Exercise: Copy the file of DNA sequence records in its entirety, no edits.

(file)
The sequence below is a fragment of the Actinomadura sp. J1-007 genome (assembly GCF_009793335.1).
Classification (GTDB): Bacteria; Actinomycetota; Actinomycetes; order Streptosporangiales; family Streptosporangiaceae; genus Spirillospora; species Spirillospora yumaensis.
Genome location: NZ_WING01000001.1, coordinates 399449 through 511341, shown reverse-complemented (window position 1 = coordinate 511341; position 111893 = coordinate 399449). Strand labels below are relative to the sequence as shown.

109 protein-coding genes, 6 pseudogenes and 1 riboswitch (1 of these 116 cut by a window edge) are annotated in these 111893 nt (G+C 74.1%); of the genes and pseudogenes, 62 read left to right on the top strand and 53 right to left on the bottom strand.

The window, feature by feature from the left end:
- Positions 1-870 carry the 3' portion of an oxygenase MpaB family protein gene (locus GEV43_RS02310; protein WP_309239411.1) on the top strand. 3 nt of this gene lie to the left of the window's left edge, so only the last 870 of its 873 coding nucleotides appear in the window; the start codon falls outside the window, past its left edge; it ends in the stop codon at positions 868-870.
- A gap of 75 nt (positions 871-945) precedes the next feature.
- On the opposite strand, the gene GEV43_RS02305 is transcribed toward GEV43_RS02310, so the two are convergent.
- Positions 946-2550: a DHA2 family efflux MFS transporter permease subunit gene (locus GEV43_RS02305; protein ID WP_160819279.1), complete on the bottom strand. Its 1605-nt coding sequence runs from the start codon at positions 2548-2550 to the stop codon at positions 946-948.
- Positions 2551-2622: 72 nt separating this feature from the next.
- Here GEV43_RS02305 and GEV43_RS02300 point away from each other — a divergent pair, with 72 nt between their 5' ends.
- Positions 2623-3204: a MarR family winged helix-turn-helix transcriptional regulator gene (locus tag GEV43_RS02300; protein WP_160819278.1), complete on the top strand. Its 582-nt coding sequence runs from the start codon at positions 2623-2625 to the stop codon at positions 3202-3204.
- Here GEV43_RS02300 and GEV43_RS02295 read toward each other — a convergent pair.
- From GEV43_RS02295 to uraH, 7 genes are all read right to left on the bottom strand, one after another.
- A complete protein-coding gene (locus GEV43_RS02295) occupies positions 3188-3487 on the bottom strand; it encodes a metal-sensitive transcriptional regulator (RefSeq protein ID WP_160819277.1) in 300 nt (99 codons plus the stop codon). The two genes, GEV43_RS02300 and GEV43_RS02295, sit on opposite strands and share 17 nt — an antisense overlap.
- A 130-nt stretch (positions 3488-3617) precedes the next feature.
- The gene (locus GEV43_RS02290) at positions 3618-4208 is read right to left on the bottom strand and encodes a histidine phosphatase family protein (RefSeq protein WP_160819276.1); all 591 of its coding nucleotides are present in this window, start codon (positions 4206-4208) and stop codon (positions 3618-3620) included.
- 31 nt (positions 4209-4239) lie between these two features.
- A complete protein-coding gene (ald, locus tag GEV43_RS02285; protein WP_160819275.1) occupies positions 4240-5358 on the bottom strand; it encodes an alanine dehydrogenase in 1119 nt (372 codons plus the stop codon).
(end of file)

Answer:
The sequence below is a fragment of the Actinomadura sp. J1-007 genome (assembly GCF_009793335.1).
Classification (GTDB): Bacteria; Actinomycetota; Actinomycetes; order Streptosporangiales; family Streptosporangiaceae; genus Spirillospora; species Spirillospora yumaensis.
Genome location: NZ_WING01000001.1, coordinates 399449 through 511341, shown reverse-complemented (window position 1 = coordinate 511341; position 111893 = coordinate 399449). Strand labels below are relative to the sequence as shown.

109 protein-coding genes, 6 pseudogenes and 1 riboswitch (1 of these 116 cut by a window edge) are annotated in these 111893 nt (G+C 74.1%); of the genes and pseudogenes, 62 read left to right on the top strand and 53 right to left on the bottom strand.

The window, feature by feature from the left end:
- Positions 1-870 carry the 3' portion of an oxygenase MpaB family protein gene (locus GEV43_RS02310; protein WP_309239411.1) on the top strand. 3 nt of this gene lie to the left of the window's left edge, so only the last 870 of its 873 coding nucleotides appear in the window; the start codon falls outside the window, past its left edge; it ends in the stop codon at positions 868-870.
- A gap of 75 nt (positions 871-945) precedes the next feature.
- On the opposite strand, the gene GEV43_RS02305 is transcribed toward GEV43_RS02310, so the two are convergent.
- Positions 946-2550: a DHA2 family efflux MFS transporter permease subunit gene (locus GEV43_RS02305; protein ID WP_160819279.1), complete on the bottom strand. Its 1605-nt coding sequence runs from the start codon at positions 2548-2550 to the stop codon at positions 946-948.
- Positions 2551-2622: 72 nt separating this feature from the next.
- Here GEV43_RS02305 and GEV43_RS02300 point away from each other — a divergent pair, with 72 nt between their 5' ends.
- Positions 2623-3204: a MarR family winged helix-turn-helix transcriptional regulator gene (locus tag GEV43_RS02300; protein WP_160819278.1), complete on the top strand. Its 582-nt coding sequence runs from the start codon at positions 2623-2625 to the stop codon at positions 3202-3204.
- Here GEV43_RS02300 and GEV43_RS02295 read toward each other — a convergent pair.
- From GEV43_RS02295 to uraH, 7 genes are all read right to left on the bottom strand, one after another.
- A complete protein-coding gene (locus GEV43_RS02295) occupies positions 3188-3487 on the bottom strand; it encodes a metal-sensitive transcriptional regulator (RefSeq protein ID WP_160819277.1) in 300 nt (99 codons plus the stop codon). The two genes, GEV43_RS02300 and GEV43_RS02295, sit on opposite strands and share 17 nt — an antisense overlap.
- A 130-nt stretch (positions 3488-3617) precedes the next feature.
- The gene (locus GEV43_RS02290) at positions 3618-4208 is read right to left on the bottom strand and encodes a histidine phosphatase family protein (RefSeq protein WP_160819276.1); all 591 of its coding nucleotides are present in this window, start codon (positions 4206-4208) and stop codon (positions 3618-3620) included.
- 31 nt (positions 4209-4239) lie between these two features.
- A complete protein-coding gene (ald, locus tag GEV43_RS02285; protein WP_160819275.1) occupies positions 4240-5358 on the bottom strand; it encodes an alanine dehydrogenase in 1119 nt (372 codons plus the stop codon).